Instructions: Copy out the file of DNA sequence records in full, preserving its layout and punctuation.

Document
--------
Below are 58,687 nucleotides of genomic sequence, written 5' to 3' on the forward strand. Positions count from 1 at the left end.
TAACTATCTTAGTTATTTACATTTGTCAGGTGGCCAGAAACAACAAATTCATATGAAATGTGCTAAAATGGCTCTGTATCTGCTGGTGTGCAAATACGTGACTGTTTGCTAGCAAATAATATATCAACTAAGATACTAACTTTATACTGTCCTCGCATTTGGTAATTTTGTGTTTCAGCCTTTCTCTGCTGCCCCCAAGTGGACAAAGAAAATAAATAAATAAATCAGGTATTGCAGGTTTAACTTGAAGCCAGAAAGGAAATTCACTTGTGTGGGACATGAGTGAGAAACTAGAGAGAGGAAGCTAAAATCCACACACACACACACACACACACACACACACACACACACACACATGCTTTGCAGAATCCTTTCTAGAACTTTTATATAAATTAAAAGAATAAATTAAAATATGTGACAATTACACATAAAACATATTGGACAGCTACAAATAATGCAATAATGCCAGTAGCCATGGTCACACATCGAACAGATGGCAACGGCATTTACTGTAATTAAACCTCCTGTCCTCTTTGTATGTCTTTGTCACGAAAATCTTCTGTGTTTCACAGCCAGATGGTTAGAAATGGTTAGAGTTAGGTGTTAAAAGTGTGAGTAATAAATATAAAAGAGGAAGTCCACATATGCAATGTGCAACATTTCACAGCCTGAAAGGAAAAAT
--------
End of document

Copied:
Below are 58,687 nucleotides of genomic sequence, written 5' to 3' on the forward strand. Positions count from 1 at the left end.
TAACTATCTTAGTTATTTACATTTGTCAGGTGGCCAGAAACAACAAATTCATATGAAATGTGCTAAAATGGCTCTGTATCTGCTGGTGTGCAAATACGTGACTGTTTGCTAGCAAATAATATATCAACTAAGATACTAACTTTATACTGTCCTCGCATTTGGTAATTTTGTGTTTCAGCCTTTCTCTGCTGCCCCCAAGTGGACAAAGAAAATAAATAAATAAATCAGGTATTGCAGGTTTAACTTGAAGCCAGAAAGGAAATTCACTTGTGTGGGACATGAGTGAGAAACTAGAGAGAGGAAGCTAAAATCCACACACACACACACACACACACACACACACACACACACACACATGCTTTGCAGAATCCTTTCTAGAACTTTTATATAAATTAAAAGAATAAATTAAAATATGTGACAATTACACATAAAACATATTGGACAGCTACAAATAATGCAATAATGCCAGTAGCCATGGTCACACATCGAACAGATGGCAACGGCATTTACTGTAATTAAACCTCCTGTCCTCTTTGTATGTCTTTGTCACGAAAATCTTCTGTGTTTCACAGCCAGATGGTTAGAAATGGTTAGAGTTAGGTGTTAAAAGTGTGAGTAATAAATATAAAAGAGGAAGTCCACATATGCAATGTGCAACATTTCACAGCCTGAAAGGAAAAAT